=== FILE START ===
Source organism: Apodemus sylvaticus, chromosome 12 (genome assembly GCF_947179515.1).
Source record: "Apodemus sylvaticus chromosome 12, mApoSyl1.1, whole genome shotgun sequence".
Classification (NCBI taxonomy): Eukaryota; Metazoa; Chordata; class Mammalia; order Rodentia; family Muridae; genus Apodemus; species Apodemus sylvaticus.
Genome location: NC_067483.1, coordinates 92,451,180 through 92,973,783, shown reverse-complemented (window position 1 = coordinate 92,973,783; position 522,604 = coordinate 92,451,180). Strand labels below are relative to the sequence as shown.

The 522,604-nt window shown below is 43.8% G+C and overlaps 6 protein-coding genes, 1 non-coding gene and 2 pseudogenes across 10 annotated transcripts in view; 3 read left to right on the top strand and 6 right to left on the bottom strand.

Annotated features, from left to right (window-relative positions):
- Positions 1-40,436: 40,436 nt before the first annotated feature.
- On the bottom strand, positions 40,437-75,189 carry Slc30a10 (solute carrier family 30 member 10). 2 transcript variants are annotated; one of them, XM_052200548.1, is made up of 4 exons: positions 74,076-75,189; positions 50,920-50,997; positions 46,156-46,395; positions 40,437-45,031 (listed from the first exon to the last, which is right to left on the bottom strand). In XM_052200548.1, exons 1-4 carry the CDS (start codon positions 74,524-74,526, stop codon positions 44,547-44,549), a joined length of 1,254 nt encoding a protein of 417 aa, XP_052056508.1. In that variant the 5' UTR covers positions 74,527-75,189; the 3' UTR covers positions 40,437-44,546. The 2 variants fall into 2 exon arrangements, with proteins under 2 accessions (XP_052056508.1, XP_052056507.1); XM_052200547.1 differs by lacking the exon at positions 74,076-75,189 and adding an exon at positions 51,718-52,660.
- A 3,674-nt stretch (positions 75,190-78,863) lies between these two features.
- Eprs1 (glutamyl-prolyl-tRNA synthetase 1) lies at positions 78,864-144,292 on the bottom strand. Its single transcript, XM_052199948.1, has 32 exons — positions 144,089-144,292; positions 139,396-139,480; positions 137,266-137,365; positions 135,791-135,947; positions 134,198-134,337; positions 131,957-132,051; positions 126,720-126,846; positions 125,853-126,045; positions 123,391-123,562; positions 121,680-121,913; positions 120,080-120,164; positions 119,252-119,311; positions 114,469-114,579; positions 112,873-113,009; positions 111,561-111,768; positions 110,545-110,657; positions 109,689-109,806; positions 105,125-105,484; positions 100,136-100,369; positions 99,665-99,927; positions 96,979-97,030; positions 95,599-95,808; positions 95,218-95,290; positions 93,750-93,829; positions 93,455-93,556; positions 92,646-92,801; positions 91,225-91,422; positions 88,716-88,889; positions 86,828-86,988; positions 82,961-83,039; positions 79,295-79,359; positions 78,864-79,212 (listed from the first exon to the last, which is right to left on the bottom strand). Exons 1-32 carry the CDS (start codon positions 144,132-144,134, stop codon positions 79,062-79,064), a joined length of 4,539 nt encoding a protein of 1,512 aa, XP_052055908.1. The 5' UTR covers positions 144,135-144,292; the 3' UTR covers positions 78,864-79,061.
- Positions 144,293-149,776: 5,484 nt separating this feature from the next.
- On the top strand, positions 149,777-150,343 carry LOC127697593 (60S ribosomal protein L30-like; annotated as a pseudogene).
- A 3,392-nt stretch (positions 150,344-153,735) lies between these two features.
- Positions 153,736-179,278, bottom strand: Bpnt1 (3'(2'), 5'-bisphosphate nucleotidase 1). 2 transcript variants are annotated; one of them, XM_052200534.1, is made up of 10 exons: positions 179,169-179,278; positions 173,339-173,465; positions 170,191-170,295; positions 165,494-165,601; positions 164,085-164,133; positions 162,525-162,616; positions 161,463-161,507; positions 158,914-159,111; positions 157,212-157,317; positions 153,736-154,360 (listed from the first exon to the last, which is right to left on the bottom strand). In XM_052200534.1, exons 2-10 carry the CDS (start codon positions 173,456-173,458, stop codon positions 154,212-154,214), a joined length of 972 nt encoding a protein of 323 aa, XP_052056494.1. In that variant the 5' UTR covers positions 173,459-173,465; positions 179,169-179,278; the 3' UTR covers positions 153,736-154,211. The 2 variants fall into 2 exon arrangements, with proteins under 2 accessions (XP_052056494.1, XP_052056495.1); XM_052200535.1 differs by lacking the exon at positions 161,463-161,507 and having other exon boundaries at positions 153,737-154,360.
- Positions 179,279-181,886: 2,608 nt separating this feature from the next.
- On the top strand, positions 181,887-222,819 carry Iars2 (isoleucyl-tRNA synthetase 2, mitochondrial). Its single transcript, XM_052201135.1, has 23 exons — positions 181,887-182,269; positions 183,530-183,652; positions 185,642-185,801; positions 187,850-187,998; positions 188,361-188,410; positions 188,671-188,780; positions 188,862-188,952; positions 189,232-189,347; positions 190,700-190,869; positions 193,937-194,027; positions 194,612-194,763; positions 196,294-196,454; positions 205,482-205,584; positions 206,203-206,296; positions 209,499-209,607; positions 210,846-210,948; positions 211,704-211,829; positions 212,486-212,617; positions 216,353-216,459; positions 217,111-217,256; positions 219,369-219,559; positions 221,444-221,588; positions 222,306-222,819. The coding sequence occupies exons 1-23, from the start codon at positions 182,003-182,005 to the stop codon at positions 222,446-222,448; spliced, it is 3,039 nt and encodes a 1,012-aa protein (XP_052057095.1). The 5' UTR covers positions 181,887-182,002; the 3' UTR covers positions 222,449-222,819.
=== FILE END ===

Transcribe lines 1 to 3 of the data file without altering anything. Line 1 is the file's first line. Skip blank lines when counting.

Source organism: Apodemus sylvaticus, chromosome 12 (genome assembly GCF_947179515.1).
Source record: "Apodemus sylvaticus chromosome 12, mApoSyl1.1, whole genome shotgun sequence".
Classification (NCBI taxonomy): Eukaryota; Metazoa; Chordata; class Mammalia; order Rodentia; family Muridae; genus Apodemus; species Apodemus sylvaticus.